Insurance Not on Your Side? Here are 5 Hints They May Be Acting in Bad Faith

Let’s face it: You’re probably not an insurance expert. However, there are easy tells — think of them like poker “tells” — that are common signs your insurance provider isn’t giving your claim the attention and scrutiny it deserves. Keep in mind these are the 5 most common tactics and tells, though a professional attorney is most likely more qualified to help navigate an insurance company’s tricks.

1. Your claim is flat-out denied: Denying your claim is low-hanging fruit for most insurance providers. While your provider has the right to deny your claim, they MUST document and respond to you as to why. It’s possible that your claim was denied due to the fact that an inadequate investigation into your accident was conducted meaning your provider was unable to come to a fair conclusion.

2. You’re being threatened: No party has the right to threaten you from continuing to pursue your claim, or get you to make a statement you don’t feel comfortable making. Additionally if you’re given unreasonable demands (for example, being asked for documents that have nothing to do with your case) beware that your insurer may intentionally be making your claim a long, difficult process.

3. Your settlement seems low… a little too low: Litigation is necessary to recoup a fair and accurate settlement. However, this is a cost that your insurer must incur. Don’t be surprised if your first option for a settlement is merely a way for you to be passed through their system.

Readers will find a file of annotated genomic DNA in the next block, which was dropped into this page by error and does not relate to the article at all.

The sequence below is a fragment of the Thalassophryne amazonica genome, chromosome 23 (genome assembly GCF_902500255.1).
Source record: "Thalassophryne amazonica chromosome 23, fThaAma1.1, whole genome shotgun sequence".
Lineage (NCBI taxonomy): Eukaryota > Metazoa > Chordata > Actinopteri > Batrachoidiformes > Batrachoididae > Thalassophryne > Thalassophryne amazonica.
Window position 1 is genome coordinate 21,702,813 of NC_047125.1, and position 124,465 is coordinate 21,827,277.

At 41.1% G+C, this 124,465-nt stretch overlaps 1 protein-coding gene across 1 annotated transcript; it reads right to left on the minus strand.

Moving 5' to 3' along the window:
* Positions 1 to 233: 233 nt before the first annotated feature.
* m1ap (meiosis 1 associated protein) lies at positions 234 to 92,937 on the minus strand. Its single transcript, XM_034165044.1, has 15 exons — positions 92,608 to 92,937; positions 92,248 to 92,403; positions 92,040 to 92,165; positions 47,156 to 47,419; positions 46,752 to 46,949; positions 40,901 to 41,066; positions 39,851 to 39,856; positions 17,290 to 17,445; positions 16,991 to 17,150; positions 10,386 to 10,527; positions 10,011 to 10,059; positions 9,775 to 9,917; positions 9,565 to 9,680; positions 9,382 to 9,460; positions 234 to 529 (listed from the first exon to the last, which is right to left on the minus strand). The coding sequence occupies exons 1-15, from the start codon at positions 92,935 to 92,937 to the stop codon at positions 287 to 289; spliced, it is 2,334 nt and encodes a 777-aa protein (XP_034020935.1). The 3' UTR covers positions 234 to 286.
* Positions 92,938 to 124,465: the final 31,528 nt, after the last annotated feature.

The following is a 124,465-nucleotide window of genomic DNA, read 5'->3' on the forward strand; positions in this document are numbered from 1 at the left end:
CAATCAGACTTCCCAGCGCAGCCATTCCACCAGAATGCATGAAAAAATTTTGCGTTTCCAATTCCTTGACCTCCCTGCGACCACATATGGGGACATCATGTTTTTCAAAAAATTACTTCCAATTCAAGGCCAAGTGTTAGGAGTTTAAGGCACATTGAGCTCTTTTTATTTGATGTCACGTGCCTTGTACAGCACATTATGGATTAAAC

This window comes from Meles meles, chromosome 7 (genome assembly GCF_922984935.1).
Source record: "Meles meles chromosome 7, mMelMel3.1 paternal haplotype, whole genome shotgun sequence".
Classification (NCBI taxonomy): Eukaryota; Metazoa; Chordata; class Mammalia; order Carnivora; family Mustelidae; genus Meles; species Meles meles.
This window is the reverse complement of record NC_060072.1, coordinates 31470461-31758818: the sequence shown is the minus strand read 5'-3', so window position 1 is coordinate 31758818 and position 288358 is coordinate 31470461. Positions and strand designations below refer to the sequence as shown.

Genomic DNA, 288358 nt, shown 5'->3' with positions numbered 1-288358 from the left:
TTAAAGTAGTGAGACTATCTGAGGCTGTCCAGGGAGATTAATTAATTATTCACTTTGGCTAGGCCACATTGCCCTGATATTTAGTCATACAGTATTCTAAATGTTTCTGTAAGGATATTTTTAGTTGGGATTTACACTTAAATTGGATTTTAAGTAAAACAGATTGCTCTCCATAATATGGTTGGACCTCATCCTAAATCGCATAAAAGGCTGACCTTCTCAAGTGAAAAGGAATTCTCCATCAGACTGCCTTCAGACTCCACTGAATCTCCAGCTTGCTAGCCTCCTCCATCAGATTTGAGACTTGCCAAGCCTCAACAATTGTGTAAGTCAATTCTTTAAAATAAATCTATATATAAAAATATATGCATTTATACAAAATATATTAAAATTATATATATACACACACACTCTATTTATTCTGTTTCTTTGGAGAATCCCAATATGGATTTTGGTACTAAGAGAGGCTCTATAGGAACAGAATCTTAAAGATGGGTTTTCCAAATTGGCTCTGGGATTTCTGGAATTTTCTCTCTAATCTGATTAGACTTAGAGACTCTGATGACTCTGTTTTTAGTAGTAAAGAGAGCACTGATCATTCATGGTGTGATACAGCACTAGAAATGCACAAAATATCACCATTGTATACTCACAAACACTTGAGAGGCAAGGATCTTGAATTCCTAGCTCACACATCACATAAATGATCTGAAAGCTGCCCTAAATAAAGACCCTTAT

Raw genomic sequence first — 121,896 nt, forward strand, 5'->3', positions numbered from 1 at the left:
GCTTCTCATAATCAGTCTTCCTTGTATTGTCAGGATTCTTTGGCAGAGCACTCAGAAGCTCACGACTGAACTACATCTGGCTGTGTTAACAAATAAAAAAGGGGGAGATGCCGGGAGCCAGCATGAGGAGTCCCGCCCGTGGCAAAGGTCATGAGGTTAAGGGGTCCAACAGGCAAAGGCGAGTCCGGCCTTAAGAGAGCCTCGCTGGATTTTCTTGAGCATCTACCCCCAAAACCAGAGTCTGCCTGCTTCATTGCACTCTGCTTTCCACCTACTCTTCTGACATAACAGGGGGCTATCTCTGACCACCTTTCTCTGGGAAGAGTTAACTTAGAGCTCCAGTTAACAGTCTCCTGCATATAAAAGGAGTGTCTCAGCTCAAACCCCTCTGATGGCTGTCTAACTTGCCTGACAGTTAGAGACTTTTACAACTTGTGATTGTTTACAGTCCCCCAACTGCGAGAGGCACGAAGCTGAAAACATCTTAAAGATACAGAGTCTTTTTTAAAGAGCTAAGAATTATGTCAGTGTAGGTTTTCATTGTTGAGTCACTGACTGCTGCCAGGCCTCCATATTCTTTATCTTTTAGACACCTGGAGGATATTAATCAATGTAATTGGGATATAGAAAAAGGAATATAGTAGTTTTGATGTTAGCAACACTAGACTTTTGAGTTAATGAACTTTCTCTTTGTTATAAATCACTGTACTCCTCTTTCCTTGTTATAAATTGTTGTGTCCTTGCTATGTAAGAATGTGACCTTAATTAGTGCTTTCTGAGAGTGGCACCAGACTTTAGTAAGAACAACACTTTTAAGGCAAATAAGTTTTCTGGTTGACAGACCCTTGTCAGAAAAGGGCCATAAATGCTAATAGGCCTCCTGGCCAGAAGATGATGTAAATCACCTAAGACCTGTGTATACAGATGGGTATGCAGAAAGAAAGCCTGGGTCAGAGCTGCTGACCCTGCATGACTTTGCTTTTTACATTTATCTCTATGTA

4. You’re being ghosted: Following an accident, timing is crucial. Insurance companies know this, and take advantage of this: If you can’t get in touch with your provider there’s a good chance they’re giving you the runaround. Lack of communication could mean your provider is acting in bad faith in an attempt to devalue the claim.

5. Your policy has suddenly changed, and without notice: Another bad faith tactic involves your insurance company canceling or making changes to your policy without giving you prior notification. This may be done in an effort to minimize the compensation you receive or deny coverage completely. The idea is that the eligibility of the claim is based on the newly revised policy instead of the original policy terms under which the claim should be evaluated. Always keep a copy of your original insurance policy on hand to help ensure this does not happen to you.

Remember: After an accident, you don’t have to go through this alone. Get an attorney immediately to save yourself from the headaches, traps, and financial risks you face without proper representation.